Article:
Airborne pollution: the silent killer.
Much of my working life is spent in London and I cycle everywhere. It’s a fast, convenient way to get around, but I do worry about the air I’m breathing. When it comes to air pollution, London comes out badly. So what is the best way to get around a busy city if you want to minimise your exposure? Walking, driving, cycling, or the Underground?
The story around air pollution is confusing. Six years ago I bought a diesel car. I’d read that diesel produces less carbon dioxide per mile than petrol, so I thought I was doing my bit for the environment. It turns out that I’ve been contributing to the nearly 40,000 premature deaths that happen every year in the UK as a result of air pollution. This is more than 20 times the number of people that die in road accidents and is only exceeded by the 80,000 who die every year as a result of smoking.
The trouble with diesel is that it produces a lot of nitrous oxide, which irritates the lungs, and ozone, which is also bad for the lungs. Ozone is formed when nitrous oxides and other volatile organic compounds react with sunlight, so levels can get spectacularly high during the summer.
As well as these gases, diesel engines produce lots of tiny specks of particulate matter (PM). These specks are so small that they can penetrate deep into your lungs, carrying with them a host of unburnt combustion components. These in turn trigger reactions that damage your blood vessel walls, contributing to heart disease, type 2 diabetes and Alzheimer’s.
So when I’m cycling around London I’m inhaling all this stuff, which has to be bad for me. But how bad is bad? To find out I took to the streets of London wearing a pollution monitoring device. I walked from the Strand to Marble Arch, a distance of about five kilometres (three miles). Then I cycled back, but taking quieter back streets.
Finally, I jumped into the back of a taxi and went another five kilometres, this time through relatively heavy traffic.
So what happened? Well, when I walked to Marble Arch the route I took was congested with buses and taxis, and the device I was wearing recorded an impressive rise in the levels of pollutants in the air I was breathing. When I returned down the back streets on my bike I was reassured to see that the levels dropped off really dramatically.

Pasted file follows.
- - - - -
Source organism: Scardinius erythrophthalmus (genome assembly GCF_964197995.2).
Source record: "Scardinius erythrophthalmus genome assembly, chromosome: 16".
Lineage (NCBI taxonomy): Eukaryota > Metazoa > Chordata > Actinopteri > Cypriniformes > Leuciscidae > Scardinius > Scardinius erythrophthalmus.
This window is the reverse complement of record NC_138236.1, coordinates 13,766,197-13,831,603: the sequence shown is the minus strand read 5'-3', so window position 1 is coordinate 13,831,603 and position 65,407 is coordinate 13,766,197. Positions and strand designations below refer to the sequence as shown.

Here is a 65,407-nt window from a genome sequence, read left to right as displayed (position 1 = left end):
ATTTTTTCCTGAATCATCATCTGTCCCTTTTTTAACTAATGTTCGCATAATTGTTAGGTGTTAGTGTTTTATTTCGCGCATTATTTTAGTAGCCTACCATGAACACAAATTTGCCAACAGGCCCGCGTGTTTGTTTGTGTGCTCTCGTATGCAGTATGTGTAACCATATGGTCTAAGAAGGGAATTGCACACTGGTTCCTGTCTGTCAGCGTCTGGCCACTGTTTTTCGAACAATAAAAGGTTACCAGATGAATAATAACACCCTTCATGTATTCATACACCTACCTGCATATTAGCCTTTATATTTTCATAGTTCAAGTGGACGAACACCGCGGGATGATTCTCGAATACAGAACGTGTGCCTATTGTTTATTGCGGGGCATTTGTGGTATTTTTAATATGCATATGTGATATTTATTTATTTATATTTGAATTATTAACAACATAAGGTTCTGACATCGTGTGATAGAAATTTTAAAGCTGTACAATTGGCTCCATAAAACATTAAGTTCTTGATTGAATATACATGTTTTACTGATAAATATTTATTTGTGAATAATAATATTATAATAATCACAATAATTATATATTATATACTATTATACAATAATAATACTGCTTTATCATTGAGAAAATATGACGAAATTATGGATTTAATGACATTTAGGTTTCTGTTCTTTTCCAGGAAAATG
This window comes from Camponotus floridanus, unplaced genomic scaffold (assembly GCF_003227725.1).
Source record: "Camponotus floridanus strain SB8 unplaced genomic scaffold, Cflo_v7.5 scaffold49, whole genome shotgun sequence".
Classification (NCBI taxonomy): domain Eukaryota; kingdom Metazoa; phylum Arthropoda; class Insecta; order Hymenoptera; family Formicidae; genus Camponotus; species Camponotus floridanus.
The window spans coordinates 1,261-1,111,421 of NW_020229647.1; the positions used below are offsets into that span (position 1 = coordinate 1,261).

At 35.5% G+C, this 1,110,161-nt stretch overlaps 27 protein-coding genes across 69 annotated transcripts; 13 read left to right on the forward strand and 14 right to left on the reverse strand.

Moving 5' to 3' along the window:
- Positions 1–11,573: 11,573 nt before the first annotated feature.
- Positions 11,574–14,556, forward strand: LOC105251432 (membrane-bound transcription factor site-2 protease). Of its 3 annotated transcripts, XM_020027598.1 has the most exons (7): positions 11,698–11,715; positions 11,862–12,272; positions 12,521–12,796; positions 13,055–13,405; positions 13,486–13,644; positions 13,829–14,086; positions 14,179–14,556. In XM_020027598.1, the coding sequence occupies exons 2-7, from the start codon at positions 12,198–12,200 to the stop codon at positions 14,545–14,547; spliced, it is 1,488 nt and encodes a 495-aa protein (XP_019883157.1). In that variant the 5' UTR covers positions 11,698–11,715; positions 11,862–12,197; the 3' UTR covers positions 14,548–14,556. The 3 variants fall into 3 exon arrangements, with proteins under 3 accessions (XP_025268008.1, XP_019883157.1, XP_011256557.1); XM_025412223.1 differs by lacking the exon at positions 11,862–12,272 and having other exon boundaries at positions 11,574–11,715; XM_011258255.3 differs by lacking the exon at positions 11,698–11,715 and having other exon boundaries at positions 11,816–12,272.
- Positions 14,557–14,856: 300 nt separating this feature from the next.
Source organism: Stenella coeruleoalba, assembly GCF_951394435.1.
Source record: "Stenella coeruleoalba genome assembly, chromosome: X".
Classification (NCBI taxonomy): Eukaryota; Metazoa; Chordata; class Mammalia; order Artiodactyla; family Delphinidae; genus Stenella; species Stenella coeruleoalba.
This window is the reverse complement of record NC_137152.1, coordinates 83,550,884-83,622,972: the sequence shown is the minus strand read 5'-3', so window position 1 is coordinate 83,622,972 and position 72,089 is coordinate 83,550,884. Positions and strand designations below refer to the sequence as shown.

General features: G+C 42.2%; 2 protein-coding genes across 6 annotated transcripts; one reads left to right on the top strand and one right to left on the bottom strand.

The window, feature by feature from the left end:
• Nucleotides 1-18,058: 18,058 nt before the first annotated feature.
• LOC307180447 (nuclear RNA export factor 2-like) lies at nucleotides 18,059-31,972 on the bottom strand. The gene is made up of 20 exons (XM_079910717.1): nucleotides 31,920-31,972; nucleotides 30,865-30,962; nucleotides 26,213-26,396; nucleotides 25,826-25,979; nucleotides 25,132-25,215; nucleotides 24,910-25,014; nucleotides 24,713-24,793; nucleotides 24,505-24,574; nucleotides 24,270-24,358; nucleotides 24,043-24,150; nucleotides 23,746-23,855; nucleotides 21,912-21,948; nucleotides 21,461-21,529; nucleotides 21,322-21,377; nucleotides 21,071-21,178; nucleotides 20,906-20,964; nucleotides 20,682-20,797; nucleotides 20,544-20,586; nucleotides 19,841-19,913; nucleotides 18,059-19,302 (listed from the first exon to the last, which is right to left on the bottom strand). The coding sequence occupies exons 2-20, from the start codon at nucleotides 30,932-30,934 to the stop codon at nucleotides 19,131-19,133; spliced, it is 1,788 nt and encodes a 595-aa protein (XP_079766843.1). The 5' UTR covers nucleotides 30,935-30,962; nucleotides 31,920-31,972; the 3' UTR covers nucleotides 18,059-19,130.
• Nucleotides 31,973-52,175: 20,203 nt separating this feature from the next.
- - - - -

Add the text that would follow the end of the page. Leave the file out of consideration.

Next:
But the highest spikes, suggesting the worst levels of pollution, were when I was sitting in the back of the taxi. That’s because if you are sitting in a car in traffic then the air inlet of your vehicle is going to be right behind the exhaust pipe of the vehicles in front.
You can turn off the air inlets and close the windows, which will make some difference, but the fact is that when you are stuck in traffic you are sitting in a giant pool of invisible pollution to which you are also contributing.
I didn’t try travelling on the London Underground, but I suspect that if I had then the results would have been even worse. A study last year by the University of Surrey found that people travelling by the Underground were breathing in far larger amounts of damaging PMs than those who were travelling by bus or car. So I am delighted to say that cycling is not only incredibly convenient but also one of the best ways of travelling around while avoiding air pollution.
You could spend a lot of money on a sophisticated mask with active charcoal filters that will take out the gases, but you’ll still be breathing in tiny particles. My best advice is to do what I do now, and take the quiet back streets. It takes a little longer, but it makes me appreciate what a wonderful city London is. Despite the pollution.
“I DO WORRY ABOUT THE AIR I’M BREATHING WHEN I’M IN LONDON”
Michael Mosley is a science writer and broadcaster, who presents Trust Me, I’m A Doctor on BBC Two. His latest book is The Clever Guts Diet (£8.99, Short Books).